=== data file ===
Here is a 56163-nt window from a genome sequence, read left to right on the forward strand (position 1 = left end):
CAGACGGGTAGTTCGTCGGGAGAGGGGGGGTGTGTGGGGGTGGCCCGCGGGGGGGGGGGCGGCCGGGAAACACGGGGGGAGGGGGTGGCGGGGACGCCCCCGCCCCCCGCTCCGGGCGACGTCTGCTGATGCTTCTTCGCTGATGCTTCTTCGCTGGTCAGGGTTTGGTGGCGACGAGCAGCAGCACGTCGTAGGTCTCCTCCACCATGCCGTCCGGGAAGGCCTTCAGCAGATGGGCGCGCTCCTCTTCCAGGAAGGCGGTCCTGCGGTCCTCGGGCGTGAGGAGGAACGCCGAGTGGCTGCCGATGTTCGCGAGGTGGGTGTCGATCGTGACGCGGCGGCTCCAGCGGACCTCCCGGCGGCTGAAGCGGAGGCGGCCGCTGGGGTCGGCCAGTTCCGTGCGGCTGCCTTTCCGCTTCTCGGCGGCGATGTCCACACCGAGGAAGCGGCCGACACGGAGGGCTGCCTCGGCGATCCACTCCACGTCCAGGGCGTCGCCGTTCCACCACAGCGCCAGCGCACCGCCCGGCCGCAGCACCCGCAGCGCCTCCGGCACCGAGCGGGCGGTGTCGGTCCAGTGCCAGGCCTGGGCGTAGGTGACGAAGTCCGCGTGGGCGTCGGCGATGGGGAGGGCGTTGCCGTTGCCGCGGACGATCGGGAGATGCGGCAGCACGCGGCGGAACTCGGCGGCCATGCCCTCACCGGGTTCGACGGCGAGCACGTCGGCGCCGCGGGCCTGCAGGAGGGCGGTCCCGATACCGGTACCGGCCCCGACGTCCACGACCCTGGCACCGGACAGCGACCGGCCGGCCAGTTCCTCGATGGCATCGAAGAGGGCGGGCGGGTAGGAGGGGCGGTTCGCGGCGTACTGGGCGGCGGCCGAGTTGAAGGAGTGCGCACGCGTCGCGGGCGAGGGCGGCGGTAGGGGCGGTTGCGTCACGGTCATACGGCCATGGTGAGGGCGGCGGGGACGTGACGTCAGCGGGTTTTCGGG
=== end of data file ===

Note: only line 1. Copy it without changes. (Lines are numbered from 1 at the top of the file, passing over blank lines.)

Here is a 56163-nt window from a genome sequence, read left to right on the forward strand (position 1 = left end):